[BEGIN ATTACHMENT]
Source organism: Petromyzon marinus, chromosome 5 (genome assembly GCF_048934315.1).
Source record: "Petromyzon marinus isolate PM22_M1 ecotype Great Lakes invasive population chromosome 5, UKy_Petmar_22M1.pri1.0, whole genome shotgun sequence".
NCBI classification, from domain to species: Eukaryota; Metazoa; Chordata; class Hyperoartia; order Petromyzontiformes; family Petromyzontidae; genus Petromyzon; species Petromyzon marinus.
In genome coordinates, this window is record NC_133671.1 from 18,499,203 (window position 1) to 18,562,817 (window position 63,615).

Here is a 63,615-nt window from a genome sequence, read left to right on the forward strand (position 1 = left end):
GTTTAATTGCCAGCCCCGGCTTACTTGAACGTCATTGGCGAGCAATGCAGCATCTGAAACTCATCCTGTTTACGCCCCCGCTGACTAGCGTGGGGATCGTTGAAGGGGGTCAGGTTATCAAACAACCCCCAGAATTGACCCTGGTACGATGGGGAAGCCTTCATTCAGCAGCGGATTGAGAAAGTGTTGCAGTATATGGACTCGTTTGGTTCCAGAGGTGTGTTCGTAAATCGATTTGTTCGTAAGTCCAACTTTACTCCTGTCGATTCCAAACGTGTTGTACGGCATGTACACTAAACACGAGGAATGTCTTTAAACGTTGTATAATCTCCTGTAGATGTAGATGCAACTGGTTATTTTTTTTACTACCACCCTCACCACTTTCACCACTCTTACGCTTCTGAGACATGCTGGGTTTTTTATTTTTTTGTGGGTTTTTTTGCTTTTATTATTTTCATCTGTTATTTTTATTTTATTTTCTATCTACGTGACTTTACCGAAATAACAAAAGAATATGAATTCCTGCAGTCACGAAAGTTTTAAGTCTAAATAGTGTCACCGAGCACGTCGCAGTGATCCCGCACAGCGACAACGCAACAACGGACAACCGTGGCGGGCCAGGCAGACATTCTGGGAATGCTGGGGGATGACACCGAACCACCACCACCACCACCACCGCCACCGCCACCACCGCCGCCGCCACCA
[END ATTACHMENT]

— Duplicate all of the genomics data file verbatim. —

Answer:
Source organism: Petromyzon marinus, chromosome 5 (genome assembly GCF_048934315.1).
Source record: "Petromyzon marinus isolate PM22_M1 ecotype Great Lakes invasive population chromosome 5, UKy_Petmar_22M1.pri1.0, whole genome shotgun sequence".
NCBI classification, from domain to species: Eukaryota; Metazoa; Chordata; class Hyperoartia; order Petromyzontiformes; family Petromyzontidae; genus Petromyzon; species Petromyzon marinus.
In genome coordinates, this window is record NC_133671.1 from 18,499,203 (window position 1) to 18,562,817 (window position 63,615).

Here is a 63,615-nt window from a genome sequence, read left to right on the forward strand (position 1 = left end):
GTTTAATTGCCAGCCCCGGCTTACTTGAACGTCATTGGCGAGCAATGCAGCATCTGAAACTCATCCTGTTTACGCCCCCGCTGACTAGCGTGGGGATCGTTGAAGGGGGTCAGGTTATCAAACAACCCCCAGAATTGACCCTGGTACGATGGGGAAGCCTTCATTCAGCAGCGGATTGAGAAAGTGTTGCAGTATATGGACTCGTTTGGTTCCAGAGGTGTGTTCGTAAATCGATTTGTTCGTAAGTCCAACTTTACTCCTGTCGATTCCAAACGTGTTGTACGGCATGTACACTAAACACGAGGAATGTCTTTAAACGTTGTATAATCTCCTGTAGATGTAGATGCAACTGGTTATTTTTTTTACTACCACCCTCACCACTTTCACCACTCTTACGCTTCTGAGACATGCTGGGTTTTTTATTTTTTTGTGGGTTTTTTTGCTTTTATTATTTTCATCTGTTATTTTTATTTTATTTTCTATCTACGTGACTTTACCGAAATAACAAAAGAATATGAATTCCTGCAGTCACGAAAGTTTTAAGTCTAAATAGTGTCACCGAGCACGTCGCAGTGATCCCGCACAGCGACAACGCAACAACGGACAACCGTGGCGGGCCAGGCAGACATTCTGGGAATGCTGGGGGATGACACCGAACCACCACCACCACCACCACCGCCACCGCCACCACCGCCGCCGCCACCA